I had to know. I picked her up just North of the California border on the Oregon coast. We were both roaming our way down the coast and heading for the Redwoods.
She struck me as a gutter punk who had couch hopped her way through life. She had a classic stoner laugh and a go with the flow ambience.
When you don’t have any particular destination the journey is the trip. You’re never lost and there is no such thing as a detour.
She told me she had gotten over two dozen rides since she left Portland, Oregon three days before. When you get into someone’s car you get into their world. You become their captive audience – an unpaid sounding board who will carry their secrets down the road.
During her two dozen plus encounters she met a born again who told her of the coming Apocalypse, a soccer mom who confessed that her life was a prison and a Mexican man who offered her $20 for a blow job.
At every stop she was offered food, money, a place to crash and or drugs – without ever asking. As a Christian would say “the Lord provideth”.
Most people admire the traveler who leaps into the unknown. And like spectators cheering on a marathoner, they want to help the traveler to keep on keeping on. When you help a traveler you become a part of their epic journey. She was now a part of my trip and I was a part of her trip.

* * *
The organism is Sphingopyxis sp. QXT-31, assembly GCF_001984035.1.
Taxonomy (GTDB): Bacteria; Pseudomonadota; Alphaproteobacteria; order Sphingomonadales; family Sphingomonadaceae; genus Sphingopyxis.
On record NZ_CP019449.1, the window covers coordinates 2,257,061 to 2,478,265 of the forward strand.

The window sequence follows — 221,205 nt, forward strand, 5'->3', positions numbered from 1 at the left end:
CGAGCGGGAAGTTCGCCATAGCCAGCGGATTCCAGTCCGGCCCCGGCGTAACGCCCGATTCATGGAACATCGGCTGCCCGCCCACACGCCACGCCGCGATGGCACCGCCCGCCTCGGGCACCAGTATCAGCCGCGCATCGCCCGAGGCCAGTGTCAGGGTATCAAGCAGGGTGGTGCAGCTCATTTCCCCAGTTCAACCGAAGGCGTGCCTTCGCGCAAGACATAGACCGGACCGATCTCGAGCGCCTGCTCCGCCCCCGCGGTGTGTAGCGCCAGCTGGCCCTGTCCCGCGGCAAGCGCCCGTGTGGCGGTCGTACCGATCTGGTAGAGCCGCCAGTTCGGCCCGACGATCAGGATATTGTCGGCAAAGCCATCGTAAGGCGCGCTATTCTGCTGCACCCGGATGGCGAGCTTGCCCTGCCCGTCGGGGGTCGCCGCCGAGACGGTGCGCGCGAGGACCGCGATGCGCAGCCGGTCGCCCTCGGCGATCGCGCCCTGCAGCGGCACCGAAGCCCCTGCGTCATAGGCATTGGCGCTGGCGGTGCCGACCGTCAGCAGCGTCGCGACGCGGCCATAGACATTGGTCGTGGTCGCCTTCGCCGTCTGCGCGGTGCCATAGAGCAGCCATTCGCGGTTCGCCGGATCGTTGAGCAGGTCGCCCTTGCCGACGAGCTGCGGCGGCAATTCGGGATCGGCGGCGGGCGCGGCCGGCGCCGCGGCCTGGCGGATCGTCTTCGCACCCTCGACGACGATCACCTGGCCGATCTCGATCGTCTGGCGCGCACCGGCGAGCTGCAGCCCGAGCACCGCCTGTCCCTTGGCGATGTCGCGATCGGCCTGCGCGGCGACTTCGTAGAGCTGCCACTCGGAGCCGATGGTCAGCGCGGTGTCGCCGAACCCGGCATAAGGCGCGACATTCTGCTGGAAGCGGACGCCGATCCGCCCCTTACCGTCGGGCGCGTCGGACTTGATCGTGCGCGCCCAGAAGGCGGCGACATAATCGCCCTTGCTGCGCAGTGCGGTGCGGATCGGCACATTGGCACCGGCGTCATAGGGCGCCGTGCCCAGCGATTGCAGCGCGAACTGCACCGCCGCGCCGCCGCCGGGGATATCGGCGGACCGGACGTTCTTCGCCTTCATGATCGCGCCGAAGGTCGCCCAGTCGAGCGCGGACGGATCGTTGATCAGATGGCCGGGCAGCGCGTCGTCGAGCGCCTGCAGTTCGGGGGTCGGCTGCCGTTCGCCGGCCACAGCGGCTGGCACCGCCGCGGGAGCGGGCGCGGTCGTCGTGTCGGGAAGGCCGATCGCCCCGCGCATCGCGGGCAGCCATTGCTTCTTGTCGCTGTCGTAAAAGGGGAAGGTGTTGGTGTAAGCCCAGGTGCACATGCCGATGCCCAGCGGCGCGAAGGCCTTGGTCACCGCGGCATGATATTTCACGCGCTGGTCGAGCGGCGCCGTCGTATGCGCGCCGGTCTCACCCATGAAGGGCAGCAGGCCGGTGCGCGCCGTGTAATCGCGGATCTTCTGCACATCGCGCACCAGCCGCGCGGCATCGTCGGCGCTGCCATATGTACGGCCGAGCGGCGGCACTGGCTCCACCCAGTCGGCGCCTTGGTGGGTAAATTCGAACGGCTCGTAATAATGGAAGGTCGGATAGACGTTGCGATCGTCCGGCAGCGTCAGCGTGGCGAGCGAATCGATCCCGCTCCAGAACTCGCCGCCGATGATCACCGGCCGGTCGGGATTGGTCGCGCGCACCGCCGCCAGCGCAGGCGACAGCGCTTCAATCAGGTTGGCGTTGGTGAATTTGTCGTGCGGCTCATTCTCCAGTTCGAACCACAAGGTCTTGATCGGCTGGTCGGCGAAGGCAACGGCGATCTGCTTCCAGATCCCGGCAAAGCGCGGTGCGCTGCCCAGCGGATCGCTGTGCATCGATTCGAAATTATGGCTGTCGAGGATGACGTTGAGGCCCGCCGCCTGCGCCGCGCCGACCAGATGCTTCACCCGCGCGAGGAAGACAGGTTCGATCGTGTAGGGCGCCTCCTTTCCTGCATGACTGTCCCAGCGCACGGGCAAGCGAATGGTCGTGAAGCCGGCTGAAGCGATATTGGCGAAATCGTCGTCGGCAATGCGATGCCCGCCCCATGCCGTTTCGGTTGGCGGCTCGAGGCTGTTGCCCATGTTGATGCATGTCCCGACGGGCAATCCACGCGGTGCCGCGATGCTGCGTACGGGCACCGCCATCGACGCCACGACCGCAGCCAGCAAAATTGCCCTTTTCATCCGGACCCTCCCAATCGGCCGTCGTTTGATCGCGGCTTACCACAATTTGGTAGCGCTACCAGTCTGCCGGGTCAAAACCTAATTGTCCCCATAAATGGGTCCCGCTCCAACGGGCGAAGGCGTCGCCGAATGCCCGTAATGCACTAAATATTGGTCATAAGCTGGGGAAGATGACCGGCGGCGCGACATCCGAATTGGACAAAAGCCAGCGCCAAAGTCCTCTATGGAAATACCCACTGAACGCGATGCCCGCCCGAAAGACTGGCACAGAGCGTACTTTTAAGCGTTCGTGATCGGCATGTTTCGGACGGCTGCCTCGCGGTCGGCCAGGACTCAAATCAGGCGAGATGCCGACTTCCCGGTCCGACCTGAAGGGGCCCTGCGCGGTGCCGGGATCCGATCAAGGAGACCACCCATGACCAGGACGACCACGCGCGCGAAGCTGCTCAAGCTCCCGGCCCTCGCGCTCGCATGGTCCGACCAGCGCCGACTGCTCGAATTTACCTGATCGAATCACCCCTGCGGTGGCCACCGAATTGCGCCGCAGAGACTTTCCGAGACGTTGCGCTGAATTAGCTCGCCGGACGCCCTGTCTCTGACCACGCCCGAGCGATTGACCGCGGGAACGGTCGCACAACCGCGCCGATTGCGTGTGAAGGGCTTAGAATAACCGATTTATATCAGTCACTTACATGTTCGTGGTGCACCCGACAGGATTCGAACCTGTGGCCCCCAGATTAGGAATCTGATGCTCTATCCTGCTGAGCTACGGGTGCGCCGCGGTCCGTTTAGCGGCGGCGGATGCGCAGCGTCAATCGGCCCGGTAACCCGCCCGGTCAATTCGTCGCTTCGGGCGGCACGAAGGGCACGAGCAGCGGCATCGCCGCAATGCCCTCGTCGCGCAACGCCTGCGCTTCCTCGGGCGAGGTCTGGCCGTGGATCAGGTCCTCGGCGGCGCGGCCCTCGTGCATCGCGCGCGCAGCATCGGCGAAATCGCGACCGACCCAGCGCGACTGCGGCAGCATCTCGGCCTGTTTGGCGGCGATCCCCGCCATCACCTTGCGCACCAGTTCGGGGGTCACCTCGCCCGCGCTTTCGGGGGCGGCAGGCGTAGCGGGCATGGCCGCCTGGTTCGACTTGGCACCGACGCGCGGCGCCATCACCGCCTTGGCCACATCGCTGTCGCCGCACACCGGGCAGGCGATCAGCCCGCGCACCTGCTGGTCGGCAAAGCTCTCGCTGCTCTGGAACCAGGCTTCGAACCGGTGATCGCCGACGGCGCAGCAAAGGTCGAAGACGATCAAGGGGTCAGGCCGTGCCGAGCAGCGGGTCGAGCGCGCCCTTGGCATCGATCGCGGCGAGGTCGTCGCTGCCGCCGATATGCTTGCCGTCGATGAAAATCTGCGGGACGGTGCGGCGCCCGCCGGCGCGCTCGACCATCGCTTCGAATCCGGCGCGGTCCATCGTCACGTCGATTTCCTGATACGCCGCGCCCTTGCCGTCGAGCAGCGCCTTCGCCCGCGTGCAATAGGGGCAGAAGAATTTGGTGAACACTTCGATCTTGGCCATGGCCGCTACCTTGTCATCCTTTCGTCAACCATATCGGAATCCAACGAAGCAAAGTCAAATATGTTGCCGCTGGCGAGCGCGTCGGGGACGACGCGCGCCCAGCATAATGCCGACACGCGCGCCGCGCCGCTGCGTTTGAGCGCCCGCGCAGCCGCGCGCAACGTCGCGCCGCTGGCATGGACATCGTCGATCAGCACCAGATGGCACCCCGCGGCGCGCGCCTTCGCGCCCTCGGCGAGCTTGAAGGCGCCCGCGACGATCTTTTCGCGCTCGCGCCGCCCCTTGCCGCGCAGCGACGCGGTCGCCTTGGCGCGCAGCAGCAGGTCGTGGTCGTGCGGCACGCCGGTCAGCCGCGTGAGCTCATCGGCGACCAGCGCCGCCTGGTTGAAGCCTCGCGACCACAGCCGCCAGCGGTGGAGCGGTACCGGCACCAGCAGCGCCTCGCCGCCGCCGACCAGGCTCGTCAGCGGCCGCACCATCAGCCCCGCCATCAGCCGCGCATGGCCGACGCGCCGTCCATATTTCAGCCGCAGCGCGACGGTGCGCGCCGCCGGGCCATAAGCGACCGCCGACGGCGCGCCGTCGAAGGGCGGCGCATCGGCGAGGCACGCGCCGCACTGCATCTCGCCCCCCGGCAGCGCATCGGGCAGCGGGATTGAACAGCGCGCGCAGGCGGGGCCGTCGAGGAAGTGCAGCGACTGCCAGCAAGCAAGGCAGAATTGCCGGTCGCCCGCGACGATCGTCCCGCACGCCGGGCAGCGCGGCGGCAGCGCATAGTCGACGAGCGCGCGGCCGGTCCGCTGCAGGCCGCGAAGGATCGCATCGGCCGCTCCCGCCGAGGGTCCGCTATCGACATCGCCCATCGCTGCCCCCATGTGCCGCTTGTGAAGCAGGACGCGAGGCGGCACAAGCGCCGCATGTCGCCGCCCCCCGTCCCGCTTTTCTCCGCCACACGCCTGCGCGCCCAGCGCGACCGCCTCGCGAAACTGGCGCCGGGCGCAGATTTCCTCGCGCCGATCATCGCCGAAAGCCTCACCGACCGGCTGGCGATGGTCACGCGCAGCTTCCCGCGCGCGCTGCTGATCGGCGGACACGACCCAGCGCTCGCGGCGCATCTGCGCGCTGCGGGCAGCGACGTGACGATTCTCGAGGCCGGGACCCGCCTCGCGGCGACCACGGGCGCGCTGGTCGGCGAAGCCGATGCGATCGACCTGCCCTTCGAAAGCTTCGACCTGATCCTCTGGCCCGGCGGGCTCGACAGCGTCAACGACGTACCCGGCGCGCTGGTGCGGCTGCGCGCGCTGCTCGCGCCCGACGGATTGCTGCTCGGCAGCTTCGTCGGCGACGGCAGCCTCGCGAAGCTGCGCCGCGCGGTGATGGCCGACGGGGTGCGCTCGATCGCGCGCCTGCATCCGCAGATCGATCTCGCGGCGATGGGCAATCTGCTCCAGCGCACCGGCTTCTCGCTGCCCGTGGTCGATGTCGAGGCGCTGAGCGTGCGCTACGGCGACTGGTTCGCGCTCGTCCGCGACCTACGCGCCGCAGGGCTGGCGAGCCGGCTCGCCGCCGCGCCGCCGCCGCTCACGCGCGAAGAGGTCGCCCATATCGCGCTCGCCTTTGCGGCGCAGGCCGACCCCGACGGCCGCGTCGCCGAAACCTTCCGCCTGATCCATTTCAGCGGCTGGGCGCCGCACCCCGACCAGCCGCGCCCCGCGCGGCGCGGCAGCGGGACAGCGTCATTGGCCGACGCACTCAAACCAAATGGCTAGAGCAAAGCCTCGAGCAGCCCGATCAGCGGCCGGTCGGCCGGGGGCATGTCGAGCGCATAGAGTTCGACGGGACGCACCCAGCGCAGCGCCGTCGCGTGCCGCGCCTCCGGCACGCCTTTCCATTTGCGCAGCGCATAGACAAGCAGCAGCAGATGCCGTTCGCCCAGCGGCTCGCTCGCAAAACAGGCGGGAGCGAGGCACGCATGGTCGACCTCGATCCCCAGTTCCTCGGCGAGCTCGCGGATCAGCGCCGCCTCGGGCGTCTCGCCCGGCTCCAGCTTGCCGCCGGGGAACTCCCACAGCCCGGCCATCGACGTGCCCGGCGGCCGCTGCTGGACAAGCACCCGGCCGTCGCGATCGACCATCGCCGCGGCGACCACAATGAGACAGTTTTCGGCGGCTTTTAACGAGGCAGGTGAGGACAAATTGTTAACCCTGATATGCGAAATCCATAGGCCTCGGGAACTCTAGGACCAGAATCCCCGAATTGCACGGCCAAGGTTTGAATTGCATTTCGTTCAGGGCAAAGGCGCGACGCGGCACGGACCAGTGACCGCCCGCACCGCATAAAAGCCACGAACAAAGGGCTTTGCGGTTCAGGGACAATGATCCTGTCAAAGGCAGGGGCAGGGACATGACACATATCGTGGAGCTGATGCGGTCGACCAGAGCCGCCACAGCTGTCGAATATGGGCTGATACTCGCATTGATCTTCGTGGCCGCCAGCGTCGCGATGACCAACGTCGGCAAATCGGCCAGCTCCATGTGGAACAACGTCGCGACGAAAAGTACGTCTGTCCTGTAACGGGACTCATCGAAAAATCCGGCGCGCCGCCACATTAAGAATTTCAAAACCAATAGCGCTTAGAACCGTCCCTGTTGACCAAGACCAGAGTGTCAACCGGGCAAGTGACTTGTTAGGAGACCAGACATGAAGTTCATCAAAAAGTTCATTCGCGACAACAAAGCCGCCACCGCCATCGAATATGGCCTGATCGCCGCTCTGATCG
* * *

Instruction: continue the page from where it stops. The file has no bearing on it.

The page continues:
She asked for little or nothing and got much more than she asked for. She was a pure vagabond, who didn’t even know what the word meant when I called her one. I handed her the bible “Vagabonding in America” by Ed Buryn. She had never read the book. But she had already been living it. It gave words to her experience.
As Hunter S. Thompson would say, she was “out there where the wind blows”. She had no vehicle to maintain or fuel, no money or possessions to worry about loosing. While most would be terrified to be in her boots, she was totally at ease.
She was vagabonding stripped naked. She was warrior in the vagabonding tribe. I call her “Free Wind”.
Free Wind reminded me of how heavy I was traveling. My motor home, with all its life support systems, was a self contained space pod that both sheltered and transported me through the world. And like a space alien, I only encountered the locals when I opened my hatch and stepped out. I was traveling in a protective bubble that sheltered me from discomfort but also from random encounters.
I was navigating across the land. But she was blowing through it like a tumbleweed in the wind. Free Wind was the proverbial “breath of fresh air”.
Next Stop – Free Wind and the Digital Vagabond find members of the tribe lost in the Redwoods.